Battle's anniversary recalls 'Butcher,' rebels
Saturday, April 26, 2003
As the sun rose April 26, 1863, 5,000 Confederate soldiers under Brig. Gen. John Sappington Marmaduke took positions on a battle line on the western edge of Cape Girardeau, poised to attack. Six of the eight companies of rebels under Col. William L. Jeffers were Cape Girardeau County boys, preparing to attack and liberate their own hometown.
Ready to fend them off were 3,000 Union soldiers under the command of Gen. John "The Butcher" McNeil, who watched the southerners advance as Cape Girardeau civilians rushed to the waterfront, frantically boarding steamboats to cross the river to the safety of the Illinois shore.
As the sun climbed higher in the sky, Marmaduke gave the command to attack. Fierce rebel yells and deafening cannonade soon filled the air.
Before the battle
When the Civil War broke out, Cape Girardeau was a town of 6,000 people. It was bounded by Henderson Street on the west, Washington Street on the north, and Jefferson Street on the south. Its residents were evenly split between northern and southern sympathies.
In July 1861, just three months after the fall of Fort Sumter, Union forces began an occupation of Cape Girardeau that lasted until the end of the war. By August, 3,000 soldiers were stationed in the city, using it as a stronghold for patrolling Southeast Missouri. They constructed four formidable forts and imposed martial law. All residents of Cape Girardeau, including those whose relatives were off fighting for the South, were required to take oaths supporting the Union. Those who refused were jailed. Those who violated the oath faced punishments including jail, banishment, confiscation of property or death.
Gen. M. Jeff Thompson was the leader of the rebels operating a guerilla war out of the Mingo Swamps in Southeast Missouri. A Wisconsin cavalryman named Edmund Newton wrote from Cape Girardeau: "This country is infested with marauding bands that murder and plunder all that come in their way. There are some swamps where men can skulk and hide and it is impossible to ride a horse that they have the decided advantage."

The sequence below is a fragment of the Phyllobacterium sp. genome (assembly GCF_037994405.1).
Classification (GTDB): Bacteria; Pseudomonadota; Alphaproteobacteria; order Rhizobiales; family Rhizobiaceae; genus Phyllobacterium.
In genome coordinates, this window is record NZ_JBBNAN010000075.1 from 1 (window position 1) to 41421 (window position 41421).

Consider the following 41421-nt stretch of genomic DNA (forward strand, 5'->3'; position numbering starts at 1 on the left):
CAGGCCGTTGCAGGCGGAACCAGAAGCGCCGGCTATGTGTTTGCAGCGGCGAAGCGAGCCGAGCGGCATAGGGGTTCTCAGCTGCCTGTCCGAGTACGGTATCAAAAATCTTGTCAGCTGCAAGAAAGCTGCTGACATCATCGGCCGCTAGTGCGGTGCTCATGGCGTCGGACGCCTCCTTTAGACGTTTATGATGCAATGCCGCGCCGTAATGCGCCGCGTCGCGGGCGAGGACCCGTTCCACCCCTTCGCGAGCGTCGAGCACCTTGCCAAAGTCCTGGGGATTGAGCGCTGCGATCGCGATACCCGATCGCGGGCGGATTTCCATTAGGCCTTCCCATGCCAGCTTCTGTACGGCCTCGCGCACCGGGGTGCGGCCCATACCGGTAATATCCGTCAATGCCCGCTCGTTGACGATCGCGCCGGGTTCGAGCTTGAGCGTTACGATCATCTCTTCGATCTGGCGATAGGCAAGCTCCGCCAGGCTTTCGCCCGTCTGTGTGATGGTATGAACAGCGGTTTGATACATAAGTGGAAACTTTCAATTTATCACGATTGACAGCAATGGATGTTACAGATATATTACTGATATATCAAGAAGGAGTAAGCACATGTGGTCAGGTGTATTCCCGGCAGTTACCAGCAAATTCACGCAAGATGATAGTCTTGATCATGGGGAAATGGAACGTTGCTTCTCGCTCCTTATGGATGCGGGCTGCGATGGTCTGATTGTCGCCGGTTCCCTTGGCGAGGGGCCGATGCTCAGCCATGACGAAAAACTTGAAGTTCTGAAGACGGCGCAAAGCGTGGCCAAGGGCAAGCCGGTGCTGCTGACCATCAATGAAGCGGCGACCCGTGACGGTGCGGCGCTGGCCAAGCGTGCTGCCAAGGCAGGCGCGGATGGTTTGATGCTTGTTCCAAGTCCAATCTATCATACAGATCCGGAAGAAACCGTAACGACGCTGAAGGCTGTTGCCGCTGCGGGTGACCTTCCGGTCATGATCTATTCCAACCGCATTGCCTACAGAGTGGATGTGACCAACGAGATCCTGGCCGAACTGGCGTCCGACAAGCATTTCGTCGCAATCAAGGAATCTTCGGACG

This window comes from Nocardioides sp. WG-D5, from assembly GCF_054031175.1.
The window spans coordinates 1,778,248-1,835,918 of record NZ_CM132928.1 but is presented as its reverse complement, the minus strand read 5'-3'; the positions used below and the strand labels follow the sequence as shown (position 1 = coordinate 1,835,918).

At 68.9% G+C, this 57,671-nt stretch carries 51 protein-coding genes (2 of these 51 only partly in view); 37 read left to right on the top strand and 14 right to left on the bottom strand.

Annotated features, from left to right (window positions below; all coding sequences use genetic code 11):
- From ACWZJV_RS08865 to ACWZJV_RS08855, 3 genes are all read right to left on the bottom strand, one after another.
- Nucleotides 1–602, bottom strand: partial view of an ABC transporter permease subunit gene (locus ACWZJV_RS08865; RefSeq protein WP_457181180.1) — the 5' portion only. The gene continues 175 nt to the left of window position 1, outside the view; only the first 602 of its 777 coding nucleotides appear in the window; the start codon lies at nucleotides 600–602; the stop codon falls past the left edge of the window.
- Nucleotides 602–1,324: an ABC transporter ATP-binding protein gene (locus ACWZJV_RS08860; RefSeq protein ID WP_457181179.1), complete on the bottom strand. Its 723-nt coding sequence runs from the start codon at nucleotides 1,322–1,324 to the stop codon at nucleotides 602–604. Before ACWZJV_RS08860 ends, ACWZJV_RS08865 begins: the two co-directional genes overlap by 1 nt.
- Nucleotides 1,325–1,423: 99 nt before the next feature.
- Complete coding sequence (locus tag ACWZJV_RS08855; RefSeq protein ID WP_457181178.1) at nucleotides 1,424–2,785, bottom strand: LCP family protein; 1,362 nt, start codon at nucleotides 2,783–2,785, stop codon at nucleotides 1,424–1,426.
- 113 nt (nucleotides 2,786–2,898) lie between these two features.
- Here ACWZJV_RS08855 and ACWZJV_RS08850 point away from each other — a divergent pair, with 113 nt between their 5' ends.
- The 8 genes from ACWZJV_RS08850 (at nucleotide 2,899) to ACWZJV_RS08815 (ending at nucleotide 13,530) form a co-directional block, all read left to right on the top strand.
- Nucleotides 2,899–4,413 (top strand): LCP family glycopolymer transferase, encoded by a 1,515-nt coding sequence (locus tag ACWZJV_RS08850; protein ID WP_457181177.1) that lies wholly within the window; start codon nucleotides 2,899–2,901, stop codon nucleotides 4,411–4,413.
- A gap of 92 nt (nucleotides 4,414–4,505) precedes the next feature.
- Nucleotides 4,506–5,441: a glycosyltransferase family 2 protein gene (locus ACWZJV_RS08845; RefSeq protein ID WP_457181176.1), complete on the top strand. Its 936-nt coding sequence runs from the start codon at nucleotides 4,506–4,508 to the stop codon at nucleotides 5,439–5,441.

Col. Jeffers, a prominent local resident before the war, was now referred to in Cape Girardeau's Union newspaper as "a notorious bushwhacker and horse thief of Jeff Thompson's gang." The same paper reported that Matthew Moore, the former publisher of the newspaper, was now a Confederate colonel. His property in Cape Girardeau had all been confiscated, and his wife had died "of a broken heart."
By April 1863, all large southern armies had been driven from Missouri, yet the smaller packs of rebels and bushwhackers still harassed Union fortifications, patrols and sympathizers.
In April 1863, the South sent Marmaduke and 5,000 cavalrymen on a raid from Arkansas into Missouri. The plan was for him to secure provisions for his men and to take Cape Girardeau, thereby forcing the Union to weaken its forces in the South by sending men back to Missouri. A fringe benefit would be the killing or capture of McNeil, nicknamed "The Butcher" for his ruthless execution of rebel prisoners.
Marmaduke's 5,000 men were not quite as formidable as the figure sounds. He wrote: "My whole strength was about 5,000 men, eight pieces of field artillery, and two light mountain pieces. Of this force about 1,200 were unarmed and 900 dismounted. Of those armed, the greater part had shotguns; some were armed with Enfield rifles and Mississippi rifles, and some with common squirrel rifles."
Marmaduke split his forces as he rode into Southeast Missouri. Half headed in the direction of Rolla to disguise their true objective. The other half attacked a small Federal force at Patterson and then attacked McNeil and 2,000 of his men at Bloomfield.
From captured correspondence, Marmaduke knew that McNeil had orders to go to Pilot Knob if attacked, so the southern force that had started toward Rolla veered suddenly to Fredericktown, where it lay in wait to ambush McNeil.
Instead of heading to Rolla, McNeil and his men fled back to Cape Girardeau after being attacked. Col. George W. Carter and 2,000 Texas cavalrymen chased them to the outskirts of Cape Girardeau, but pulled up when the Federals reached the safety of the fortifications.